But, now, back to me.

Last weekend, I sat in Skyler and Alicia’s kitchen and answered their questions about myself. Skyler had been asking to do this for awhile and I was happy to oblige. I like asking about others better but over the past few years talking about myself has become a lot easier.

Katherine told me at the bar that she’ll probably never listen to the talk we taped because she hates the sound of her own voice. It’s pretty common for people to feel that way or to worry that they’ll come off tongue-tied or stupid. It’s like anything else, the more times you do it the easier it gets. It’s not that I love the sound of my own voice or get dazzled by the insights I come up with on the fly, it’s just that it’s become a habit and no big deal to listen to myself yap.

Between this new interview, the deep dive into the old sketchbook, and the ongoing assemblage of the new art survey book, I’m generally in a retrospective self-examinatory mode these days. Writing, editing, and designing material having so much to do with myself specifically is not novel or special but I do find that I have to take a bit of a bemused, perhaps slightly ironic stance on the thing to get through it.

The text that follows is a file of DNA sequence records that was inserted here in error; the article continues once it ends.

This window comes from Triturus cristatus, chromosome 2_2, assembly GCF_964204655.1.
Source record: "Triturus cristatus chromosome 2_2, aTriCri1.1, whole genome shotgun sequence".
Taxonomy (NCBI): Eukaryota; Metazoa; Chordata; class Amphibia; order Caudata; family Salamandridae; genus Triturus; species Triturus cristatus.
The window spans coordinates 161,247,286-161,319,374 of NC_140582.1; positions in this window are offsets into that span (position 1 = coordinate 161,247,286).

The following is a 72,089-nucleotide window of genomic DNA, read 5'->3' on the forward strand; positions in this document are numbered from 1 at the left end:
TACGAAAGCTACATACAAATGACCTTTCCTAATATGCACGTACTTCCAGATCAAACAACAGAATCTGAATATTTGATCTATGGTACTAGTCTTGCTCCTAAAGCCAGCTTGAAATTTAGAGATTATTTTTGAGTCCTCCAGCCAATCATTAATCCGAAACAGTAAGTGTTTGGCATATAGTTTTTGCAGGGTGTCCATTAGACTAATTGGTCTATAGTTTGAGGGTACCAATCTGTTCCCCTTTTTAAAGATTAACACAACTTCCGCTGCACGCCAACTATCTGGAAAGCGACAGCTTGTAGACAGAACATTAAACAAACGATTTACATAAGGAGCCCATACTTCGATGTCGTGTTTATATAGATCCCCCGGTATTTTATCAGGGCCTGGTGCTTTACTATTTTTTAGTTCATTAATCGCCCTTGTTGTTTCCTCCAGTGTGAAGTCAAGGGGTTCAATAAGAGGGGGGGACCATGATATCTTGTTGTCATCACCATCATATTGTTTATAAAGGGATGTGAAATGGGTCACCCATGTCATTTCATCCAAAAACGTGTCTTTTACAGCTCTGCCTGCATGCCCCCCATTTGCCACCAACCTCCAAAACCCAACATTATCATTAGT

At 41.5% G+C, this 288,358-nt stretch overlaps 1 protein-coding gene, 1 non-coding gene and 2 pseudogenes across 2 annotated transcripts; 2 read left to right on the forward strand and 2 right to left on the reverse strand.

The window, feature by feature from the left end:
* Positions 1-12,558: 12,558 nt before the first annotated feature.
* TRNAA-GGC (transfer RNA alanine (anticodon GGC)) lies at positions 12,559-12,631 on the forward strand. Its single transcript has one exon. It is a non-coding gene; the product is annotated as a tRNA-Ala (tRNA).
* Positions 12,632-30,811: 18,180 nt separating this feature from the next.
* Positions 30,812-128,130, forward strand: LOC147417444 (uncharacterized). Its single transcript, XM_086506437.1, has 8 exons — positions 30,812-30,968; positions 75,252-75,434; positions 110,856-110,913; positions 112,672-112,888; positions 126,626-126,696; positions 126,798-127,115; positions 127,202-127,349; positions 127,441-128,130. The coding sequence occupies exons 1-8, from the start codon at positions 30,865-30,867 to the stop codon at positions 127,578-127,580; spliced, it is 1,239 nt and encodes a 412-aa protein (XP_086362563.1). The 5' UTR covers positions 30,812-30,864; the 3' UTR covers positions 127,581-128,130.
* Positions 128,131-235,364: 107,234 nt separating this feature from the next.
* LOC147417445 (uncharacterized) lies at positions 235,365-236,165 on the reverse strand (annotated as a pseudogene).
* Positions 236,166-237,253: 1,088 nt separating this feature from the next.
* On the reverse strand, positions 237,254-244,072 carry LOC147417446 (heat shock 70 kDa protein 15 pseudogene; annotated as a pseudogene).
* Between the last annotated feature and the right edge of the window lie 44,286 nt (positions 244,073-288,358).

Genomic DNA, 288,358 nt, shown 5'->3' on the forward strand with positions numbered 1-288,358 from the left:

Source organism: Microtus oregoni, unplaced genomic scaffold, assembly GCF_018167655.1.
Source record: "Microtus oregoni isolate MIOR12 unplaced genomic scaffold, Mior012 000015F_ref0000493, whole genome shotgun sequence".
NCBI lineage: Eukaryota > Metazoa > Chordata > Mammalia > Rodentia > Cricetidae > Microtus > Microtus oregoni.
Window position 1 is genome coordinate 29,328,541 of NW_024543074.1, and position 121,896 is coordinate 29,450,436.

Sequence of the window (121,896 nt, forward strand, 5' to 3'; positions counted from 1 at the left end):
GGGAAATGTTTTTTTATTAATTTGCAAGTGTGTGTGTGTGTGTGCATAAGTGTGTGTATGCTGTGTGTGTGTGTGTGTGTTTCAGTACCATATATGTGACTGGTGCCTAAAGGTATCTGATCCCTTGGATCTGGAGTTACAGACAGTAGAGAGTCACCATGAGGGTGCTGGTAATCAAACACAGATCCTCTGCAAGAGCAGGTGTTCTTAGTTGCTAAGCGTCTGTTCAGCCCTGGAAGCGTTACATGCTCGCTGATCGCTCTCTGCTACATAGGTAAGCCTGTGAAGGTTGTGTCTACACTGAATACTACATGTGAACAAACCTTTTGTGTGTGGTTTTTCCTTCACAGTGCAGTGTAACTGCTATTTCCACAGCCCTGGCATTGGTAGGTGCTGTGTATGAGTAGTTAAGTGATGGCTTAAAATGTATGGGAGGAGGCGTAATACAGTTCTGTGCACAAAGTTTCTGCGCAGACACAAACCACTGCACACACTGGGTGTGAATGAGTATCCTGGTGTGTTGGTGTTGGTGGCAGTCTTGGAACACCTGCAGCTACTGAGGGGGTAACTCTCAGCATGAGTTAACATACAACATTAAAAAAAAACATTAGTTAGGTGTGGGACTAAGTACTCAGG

When I was young I used to paint and draw self-portraits all the time. It’s a no-brainer rudimentary exercise for any aspiring painter but also makes a lot of sense for times in a life when one finds oneself fascinating or maybe a mystery. The prospect of sitting before a mirror any longer than it takes to wipe soap or shaving cream off my face is not a thing I want to ponder these days.

In this country, self-discovery seems like a never-ending pastime and hobby full of wonder but, if anything, I’ve long wished to know less about myself or at least forget some of the things I already know. I’m stuck in this meatsack for whatever time I have left but I don’t have to be charmed or enthralled by that fact.

When I think about it in a glass-half-full mode, I’m just another character in the ongoing comedy I’m watching. Not usually the star but not an extra either.

The good thing about the book I’m putting together is that a lot of the work is from long enough ago that I can pretend it was made by someone else. I know that thing about how we replace all our cells every X number of years so we’re literally different entities afterwards, but damnit, there’s still so much of the old molted skin et al that trails after into every successive iteration.

There’s just no damn escape.

But at the same time, I can’t imagine myself as anyone else.

It’s a real conundrum.

Narrated Drawings

I continued to iron out the kinks in my epic sketchbook scan project from last week. Wasn’t happy with how they turned out the first or second time, so I did it all over again.

Then I wrote out what I could remember of the things I’d drawn in the book, read it into a microphone, and made a slideshow.

All that to say I’m a little talked and writed out at the moment.

So enjoy the links above as well as my talk with Katherine Eremia about art and growing up in the South and the one with Mallory about My Friend Dahmer.

Back next week with more words for you.